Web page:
Drug receptor theories by siva

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Drug Receptor Theory:

Prepared & Presented by Dr. Siva Reddy Challa, Professor & HOD, Dept. of Pharmacology KVSR Siddhartha College of Pharmaceutical Sciences, Siddhartha Nagar, Vijayawada-520010 Andhra Pradesh, INDIA Email: sivareddypharma@gmail.com Drug Receptor Theory

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First postulated by John Langley (1878) Established after his experiments using nicotine and curare analogues on muscle contraction. Isolated muscle fibers: pilocarpine (contraction) and atropine (inhibition). Two compounds competing for a third, but unknown substrate. Furthered by Paul Ehrlich (1854-1915) Demonstrated that stereoselectivity was imperative in drug-receptor signaling.

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John Langley In 1901, Langley challenged the dominant hypothesis that drugs act at nerve endings by demonstrating that nicotine acted at sympathetic ganglia even after the degeneration of the severed preganglionic nerve endings. That year, Langley also discovered for himself a tool in the form of renal extract (containing adrenaline) which produced sympathomimetic responses when applied to tissues exogenously. But it was not until 1905 that Langley published the results of the decisive experiments using systemic injections of curare and nicotine given to chicks. It was through these experiments that Langley concluded the existence of a receptive substance in striated muscle.

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Muscle Fiber Drugs only act here?? What about drugs acting here, also??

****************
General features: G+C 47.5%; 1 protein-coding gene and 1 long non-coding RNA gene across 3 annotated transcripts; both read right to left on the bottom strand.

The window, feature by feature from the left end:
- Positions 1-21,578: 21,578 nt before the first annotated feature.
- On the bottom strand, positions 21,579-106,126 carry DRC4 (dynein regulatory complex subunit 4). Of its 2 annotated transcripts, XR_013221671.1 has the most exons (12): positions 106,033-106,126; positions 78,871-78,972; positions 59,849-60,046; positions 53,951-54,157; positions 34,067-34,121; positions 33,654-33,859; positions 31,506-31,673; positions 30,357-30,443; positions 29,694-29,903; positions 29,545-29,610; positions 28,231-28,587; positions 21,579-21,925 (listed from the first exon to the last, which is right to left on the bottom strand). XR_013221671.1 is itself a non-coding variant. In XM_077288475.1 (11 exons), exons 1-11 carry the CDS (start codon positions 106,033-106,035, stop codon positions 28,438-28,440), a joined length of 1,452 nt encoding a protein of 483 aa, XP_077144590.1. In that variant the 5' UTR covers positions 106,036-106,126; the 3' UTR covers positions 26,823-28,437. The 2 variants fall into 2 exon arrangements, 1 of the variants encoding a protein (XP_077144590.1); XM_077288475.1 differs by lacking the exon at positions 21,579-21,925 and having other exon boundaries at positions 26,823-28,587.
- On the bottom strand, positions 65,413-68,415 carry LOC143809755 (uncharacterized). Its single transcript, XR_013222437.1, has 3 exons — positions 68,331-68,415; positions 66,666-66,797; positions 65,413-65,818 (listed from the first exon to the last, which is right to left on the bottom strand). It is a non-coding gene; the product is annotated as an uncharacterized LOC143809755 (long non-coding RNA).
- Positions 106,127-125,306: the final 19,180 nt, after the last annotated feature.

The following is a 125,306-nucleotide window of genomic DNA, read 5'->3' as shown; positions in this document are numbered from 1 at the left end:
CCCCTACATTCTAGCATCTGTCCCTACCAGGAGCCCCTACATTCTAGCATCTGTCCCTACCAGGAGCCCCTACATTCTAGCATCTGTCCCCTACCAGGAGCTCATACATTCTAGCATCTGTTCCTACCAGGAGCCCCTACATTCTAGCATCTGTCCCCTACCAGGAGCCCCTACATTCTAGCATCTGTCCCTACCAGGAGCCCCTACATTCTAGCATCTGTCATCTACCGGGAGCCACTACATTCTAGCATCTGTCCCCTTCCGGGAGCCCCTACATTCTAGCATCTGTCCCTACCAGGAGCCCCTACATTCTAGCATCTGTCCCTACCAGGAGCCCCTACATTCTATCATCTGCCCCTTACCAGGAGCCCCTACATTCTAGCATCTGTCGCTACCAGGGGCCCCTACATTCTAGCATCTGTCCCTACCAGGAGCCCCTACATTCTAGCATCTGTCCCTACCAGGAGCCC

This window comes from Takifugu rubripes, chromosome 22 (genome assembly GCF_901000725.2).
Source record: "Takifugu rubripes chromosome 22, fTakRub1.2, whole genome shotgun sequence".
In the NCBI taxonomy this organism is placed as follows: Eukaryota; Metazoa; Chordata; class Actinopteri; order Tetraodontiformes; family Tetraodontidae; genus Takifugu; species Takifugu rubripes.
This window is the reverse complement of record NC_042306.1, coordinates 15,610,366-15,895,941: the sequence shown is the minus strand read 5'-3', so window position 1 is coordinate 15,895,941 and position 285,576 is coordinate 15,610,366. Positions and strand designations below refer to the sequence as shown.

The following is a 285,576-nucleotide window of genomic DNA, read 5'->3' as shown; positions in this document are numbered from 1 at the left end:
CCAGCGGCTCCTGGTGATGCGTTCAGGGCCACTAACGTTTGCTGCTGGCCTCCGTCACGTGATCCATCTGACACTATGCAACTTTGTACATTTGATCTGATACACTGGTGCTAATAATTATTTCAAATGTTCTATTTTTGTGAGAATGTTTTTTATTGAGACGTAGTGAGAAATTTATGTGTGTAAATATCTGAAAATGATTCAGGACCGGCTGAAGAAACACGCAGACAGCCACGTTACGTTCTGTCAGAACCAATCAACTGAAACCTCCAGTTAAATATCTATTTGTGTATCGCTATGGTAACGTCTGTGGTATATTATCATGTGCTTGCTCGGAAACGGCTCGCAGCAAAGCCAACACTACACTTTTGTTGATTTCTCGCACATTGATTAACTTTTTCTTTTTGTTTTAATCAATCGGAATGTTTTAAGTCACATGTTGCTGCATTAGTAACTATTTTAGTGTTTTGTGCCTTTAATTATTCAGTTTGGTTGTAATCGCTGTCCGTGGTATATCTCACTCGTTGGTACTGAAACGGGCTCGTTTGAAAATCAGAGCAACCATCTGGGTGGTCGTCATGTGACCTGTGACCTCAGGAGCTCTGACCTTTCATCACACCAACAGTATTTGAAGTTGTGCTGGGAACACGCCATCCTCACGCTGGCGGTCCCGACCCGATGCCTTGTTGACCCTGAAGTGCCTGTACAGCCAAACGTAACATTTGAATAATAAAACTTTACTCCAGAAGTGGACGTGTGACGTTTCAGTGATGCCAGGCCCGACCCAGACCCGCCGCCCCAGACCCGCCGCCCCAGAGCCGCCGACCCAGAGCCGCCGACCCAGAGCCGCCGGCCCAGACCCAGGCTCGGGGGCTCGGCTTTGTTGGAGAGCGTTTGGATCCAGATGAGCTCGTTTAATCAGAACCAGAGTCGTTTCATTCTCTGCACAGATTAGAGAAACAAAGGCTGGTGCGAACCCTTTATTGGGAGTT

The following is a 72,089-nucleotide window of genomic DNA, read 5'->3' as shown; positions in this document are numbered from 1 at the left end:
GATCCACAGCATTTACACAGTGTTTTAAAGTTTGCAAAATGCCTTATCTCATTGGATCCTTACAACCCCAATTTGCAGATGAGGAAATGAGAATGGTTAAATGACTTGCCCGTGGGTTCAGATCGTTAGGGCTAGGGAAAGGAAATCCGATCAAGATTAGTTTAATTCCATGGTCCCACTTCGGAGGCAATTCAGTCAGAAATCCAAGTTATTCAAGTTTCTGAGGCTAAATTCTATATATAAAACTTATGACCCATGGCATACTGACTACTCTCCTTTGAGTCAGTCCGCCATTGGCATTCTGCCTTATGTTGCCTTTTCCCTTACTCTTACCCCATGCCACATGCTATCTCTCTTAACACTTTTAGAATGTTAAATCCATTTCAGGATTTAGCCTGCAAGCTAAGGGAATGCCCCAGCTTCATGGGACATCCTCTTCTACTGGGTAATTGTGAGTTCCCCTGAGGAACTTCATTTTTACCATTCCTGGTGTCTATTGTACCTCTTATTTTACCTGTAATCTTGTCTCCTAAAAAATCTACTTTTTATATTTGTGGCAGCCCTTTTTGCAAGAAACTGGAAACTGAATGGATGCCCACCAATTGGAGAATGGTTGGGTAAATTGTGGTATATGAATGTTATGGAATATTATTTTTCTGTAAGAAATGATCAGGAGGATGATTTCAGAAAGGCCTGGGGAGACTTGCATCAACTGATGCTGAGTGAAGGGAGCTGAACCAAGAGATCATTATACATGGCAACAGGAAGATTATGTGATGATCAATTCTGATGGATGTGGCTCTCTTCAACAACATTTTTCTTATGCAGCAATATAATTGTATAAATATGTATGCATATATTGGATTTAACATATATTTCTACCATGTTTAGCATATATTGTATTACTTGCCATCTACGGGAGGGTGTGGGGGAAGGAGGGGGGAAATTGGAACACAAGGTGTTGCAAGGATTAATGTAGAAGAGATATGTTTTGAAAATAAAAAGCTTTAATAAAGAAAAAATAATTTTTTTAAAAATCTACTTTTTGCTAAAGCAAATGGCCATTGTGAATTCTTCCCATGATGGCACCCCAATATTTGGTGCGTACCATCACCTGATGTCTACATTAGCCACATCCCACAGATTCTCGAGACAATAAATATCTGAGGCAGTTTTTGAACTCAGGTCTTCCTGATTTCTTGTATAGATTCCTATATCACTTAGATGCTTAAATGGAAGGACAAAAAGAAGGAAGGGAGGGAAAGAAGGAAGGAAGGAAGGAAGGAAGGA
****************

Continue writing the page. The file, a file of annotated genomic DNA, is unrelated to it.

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Postulates of receptor theory Receptors must possess structural and steric specificity. Receptors are saturable and finite (limited number of binding sites) Receptors must possess high affinity for its endogenous ligand at physiological concentrations Once the endogenous ligand binds to the receptor, some early recognizable chemical event must occur

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Receptor must possess structural and steric specificity for a hormone and for its close analogs as well. Receptors are saturable and limited (i.e. there is a finite number of binding sites). Hormone-receptor binding is cell specific in accordance with target organ specificity. Receptor must possess a high affinity for the hormone at physiological concentrations . Once a hormone binds to the receptor, some recognizable early chemical event must occur.

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Recognition: The receptor protein must exist in a conformational state that allows for recognition and binding of a compound and must satisfy the following criteria: Saturability – receptors exists in finite numbers. Reversibility – binding must occur non-covalently due to weak intermolecular forces (H-bonding, vander Waal forces). Stereoselectivity – receptors should recognize only one of the naturally occurring optical isomers (+ or -, d or l, or S or R). Agonist specificity – structurally related drugs should bind well, while physically dissimilar compounds should bind poorly. Tissue specificity – binding should occur in tissues known to be sensitive to the endogenous ligand. Binding should occur at physiologically relevant concentrations.

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Assumptions of the law of mass action. All receptors are equally accessible to ligand. No partial binding occurs; receptors are either free of ligand or bound with ligand. Ligand is nor altered by binding Binding is reversible Different affinity states?????

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Clarke’s Receptor occupation theory The occupancy model was the first model put forward by Clark to explain the activity of drugs at receptors quantified the relationship between drug concentration and observed effect. It is based on mass-action kinetics and attempts to link the action of a drug to the proportion of receptors occupied by that drug at equilibrium. In particular that the magnitude of the response is directly proportional to the amount of drug bound and that the maximum response would be elicited once all receptors were occupied at equilibrium.